Preparing Your Content for Machine Translation

Page 1 of 3

Article ImageThe history of machine translation reaches far back into the past-long before preteens in the mid-1990s were using Babelfish in the middle school library to translate bad words into other languages. Some trace the history of machine translation all the way back to the French philosopher René Descartes, who, in the 17th century, proposed the creation of a universal language in which common symbols would be used to represent equivalent ideas in different languages.

It was in the 1950s, though, that computer scientists began to teach grammatical rules to computers in an effort to create artificial translation machines. In 1951, a team from IBM and Georgetown University demonstrated its machine-translation achievements in a demonstration wherein an assistant typed pithy Russian phrases into IBM cards and the so-called brain returned accurate responses such as, "We transmit thoughts by means of speech." As it turns out, those early machine-learning pioneers who were attempting to teach grammar rules to computers had their process a little bit backward. But we'll get back to that in a moment.

Any organization with an interest in disseminating its content to a global audience needs to familiarize itself with the basics of machine translation. At a time when the globalization of commerce is yesterday's news, the number of companies with the capacity for international ecommerce has grown considerably. Machine translation is not necessarily reserved for the titans of industry, as many translation service providers are beginning to offer more scalable services to assist even small companies with translation projects.

Once you've decided that your business model needs to incorporate an element of translation, you'll begin to start thinking about what'll you need to do to prepare your content for the process of translation. What follows is an exploration of some tips and techniques for getting your content ready.


Kevin Nelson is the SVP of strategy and technology at MultiLing, a company that has been providing machine-translation services out of Provo, Utah, since 1988. The first tip Nelson would give to anyone getting ready for a machine-translation project is to collect as many examples of text that you've previously translated as you possibly can. (And here's where that part about the history of machine translation being a little bit backward comes in.)

"If you look at the ways humans learn, we learn from memorization first," Nelson says. The machine-translation industry has been moving away from exclusively teaching rules and structures of grammar to the translation engine and moving toward starting by just feeding as much previously completed translation as possible to the server and allowing it to learn from that.

"In the last number of decades, we have started storing previously done translations and feeding them into the servers as a way of teaching them," Nelson says. "Before, translations weren't being stored in a database for future access. Doing everything in a digital way rather than on paper had to come first. But now that we're virtually unlimited in terms of storage space and archive capabilities, this is the direction that we're headed."

The specificity of the translation server you use-and the specificity of the training you implement with that server-is also immensely important to the quality of the translation output, Nelson says. Training your translation server to recognize the terms and constructions of writing that are unique to your industry is vastly preferable to using a machine-translation server that is more broadly trained for general translation.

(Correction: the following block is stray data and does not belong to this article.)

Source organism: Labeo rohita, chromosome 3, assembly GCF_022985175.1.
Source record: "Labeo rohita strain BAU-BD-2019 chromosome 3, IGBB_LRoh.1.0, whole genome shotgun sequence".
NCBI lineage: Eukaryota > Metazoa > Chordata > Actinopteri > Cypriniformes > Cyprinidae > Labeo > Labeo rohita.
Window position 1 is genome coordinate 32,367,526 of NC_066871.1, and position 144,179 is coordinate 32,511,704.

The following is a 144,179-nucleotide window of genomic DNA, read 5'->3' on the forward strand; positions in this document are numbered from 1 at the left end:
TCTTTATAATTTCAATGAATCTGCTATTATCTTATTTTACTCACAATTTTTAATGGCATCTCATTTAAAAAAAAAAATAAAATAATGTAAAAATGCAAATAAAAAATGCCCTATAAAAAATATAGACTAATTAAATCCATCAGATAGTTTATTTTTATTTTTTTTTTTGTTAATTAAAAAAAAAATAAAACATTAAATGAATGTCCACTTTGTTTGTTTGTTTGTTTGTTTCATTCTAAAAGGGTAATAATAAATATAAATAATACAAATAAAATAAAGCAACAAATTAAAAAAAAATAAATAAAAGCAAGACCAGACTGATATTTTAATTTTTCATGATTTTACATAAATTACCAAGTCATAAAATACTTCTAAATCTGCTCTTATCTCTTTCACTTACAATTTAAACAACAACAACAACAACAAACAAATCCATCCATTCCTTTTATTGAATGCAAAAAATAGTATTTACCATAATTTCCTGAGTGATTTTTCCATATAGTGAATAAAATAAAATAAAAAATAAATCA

"If you keep the realm narrow, and you keep content you're creating within that same realm, you'll have a lot better chance of getting good content," Nelson says. "This is part of the big difference between what you get when you use Google Translate, as opposed to using a specific server that is trained for your material. Google is really working on being the translator for the world, but it's still a ways down the road for it to get there. To hand your content to a translator as vast as that, the odds are that it hasn't seen enough content that's related to your industry yet, and the output won't be quite up to business standard." By feeding as much of your archive of previously translated material into your machine-translation server as possible, the server will learn to tailor its translations to the particularities of your translation needs-not just of the language into which you're translating, but the terminology of your industry, the style of your writers, and the voice your company.

Page 1 of 3

Related Articles

For much of history, the primary obstacle preventing people from connecting with one another was distance. But in the mobile, social, always-on world in which we live today, distance is no longer the major challenge. Instead, our biggest challenge is the lack of a common language. It's the inability to understand one another that prevents us from making meaningful connections. Isn't there an app for that? Yes, there is. Machine translation (MT) hails from the discipline of computational linguistics and aims to help humans who speak different languages communicate with one another. And while MT is not actually an "app," many app makers are attempting to harness the power of automated translation by building MT into their products and services. But there are challenges.